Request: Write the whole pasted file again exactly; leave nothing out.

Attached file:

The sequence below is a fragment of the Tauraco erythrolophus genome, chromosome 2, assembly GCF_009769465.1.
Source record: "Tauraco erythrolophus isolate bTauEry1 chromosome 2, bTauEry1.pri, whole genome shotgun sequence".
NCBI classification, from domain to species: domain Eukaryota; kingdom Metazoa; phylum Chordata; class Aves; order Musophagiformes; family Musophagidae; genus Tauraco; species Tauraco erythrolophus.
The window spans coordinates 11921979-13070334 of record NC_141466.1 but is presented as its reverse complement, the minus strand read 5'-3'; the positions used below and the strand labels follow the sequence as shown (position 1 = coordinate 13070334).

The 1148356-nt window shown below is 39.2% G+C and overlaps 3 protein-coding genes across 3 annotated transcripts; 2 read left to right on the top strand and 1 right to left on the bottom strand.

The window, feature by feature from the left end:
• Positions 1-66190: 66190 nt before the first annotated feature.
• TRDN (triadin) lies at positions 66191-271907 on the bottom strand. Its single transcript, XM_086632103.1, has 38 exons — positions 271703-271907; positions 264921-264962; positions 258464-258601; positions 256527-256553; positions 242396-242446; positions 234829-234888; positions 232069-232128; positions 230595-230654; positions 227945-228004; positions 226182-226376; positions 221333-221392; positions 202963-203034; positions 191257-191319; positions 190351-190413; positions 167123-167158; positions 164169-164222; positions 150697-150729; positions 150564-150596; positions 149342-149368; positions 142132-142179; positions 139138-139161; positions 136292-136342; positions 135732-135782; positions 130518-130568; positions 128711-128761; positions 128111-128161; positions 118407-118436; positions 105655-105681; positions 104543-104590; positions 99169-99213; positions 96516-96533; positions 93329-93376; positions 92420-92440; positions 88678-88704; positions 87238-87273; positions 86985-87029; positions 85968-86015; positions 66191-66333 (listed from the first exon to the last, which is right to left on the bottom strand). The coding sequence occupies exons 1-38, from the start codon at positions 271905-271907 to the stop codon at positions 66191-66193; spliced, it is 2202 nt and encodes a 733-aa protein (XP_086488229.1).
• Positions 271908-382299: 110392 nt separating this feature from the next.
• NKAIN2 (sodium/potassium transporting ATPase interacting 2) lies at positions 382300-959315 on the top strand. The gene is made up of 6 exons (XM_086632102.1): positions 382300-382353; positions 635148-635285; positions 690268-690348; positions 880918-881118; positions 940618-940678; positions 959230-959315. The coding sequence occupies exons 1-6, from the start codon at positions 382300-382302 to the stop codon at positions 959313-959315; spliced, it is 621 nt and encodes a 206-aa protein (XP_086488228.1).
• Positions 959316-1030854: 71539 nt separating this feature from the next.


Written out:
The sequence below is a fragment of the Tauraco erythrolophus genome, chromosome 2, assembly GCF_009769465.1.
Source record: "Tauraco erythrolophus isolate bTauEry1 chromosome 2, bTauEry1.pri, whole genome shotgun sequence".
NCBI classification, from domain to species: domain Eukaryota; kingdom Metazoa; phylum Chordata; class Aves; order Musophagiformes; family Musophagidae; genus Tauraco; species Tauraco erythrolophus.
The window spans coordinates 11921979-13070334 of record NC_141466.1 but is presented as its reverse complement, the minus strand read 5'-3'; the positions used below and the strand labels follow the sequence as shown (position 1 = coordinate 13070334).

The 1148356-nt window shown below is 39.2% G+C and overlaps 3 protein-coding genes across 3 annotated transcripts; 2 read left to right on the top strand and 1 right to left on the bottom strand.

The window, feature by feature from the left end:
• Positions 1-66190: 66190 nt before the first annotated feature.
• TRDN (triadin) lies at positions 66191-271907 on the bottom strand. Its single transcript, XM_086632103.1, has 38 exons — positions 271703-271907; positions 264921-264962; positions 258464-258601; positions 256527-256553; positions 242396-242446; positions 234829-234888; positions 232069-232128; positions 230595-230654; positions 227945-228004; positions 226182-226376; positions 221333-221392; positions 202963-203034; positions 191257-191319; positions 190351-190413; positions 167123-167158; positions 164169-164222; positions 150697-150729; positions 150564-150596; positions 149342-149368; positions 142132-142179; positions 139138-139161; positions 136292-136342; positions 135732-135782; positions 130518-130568; positions 128711-128761; positions 128111-128161; positions 118407-118436; positions 105655-105681; positions 104543-104590; positions 99169-99213; positions 96516-96533; positions 93329-93376; positions 92420-92440; positions 88678-88704; positions 87238-87273; positions 86985-87029; positions 85968-86015; positions 66191-66333 (listed from the first exon to the last, which is right to left on the bottom strand). The coding sequence occupies exons 1-38, from the start codon at positions 271905-271907 to the stop codon at positions 66191-66193; spliced, it is 2202 nt and encodes a 733-aa protein (XP_086488229.1).
• Positions 271908-382299: 110392 nt separating this feature from the next.
• NKAIN2 (sodium/potassium transporting ATPase interacting 2) lies at positions 382300-959315 on the top strand. The gene is made up of 6 exons (XM_086632102.1): positions 382300-382353; positions 635148-635285; positions 690268-690348; positions 880918-881118; positions 940618-940678; positions 959230-959315. The coding sequence occupies exons 1-6, from the start codon at positions 382300-382302 to the stop codon at positions 959313-959315; spliced, it is 621 nt and encodes a 206-aa protein (XP_086488228.1).
• Positions 959316-1030854: 71539 nt separating this feature from the next.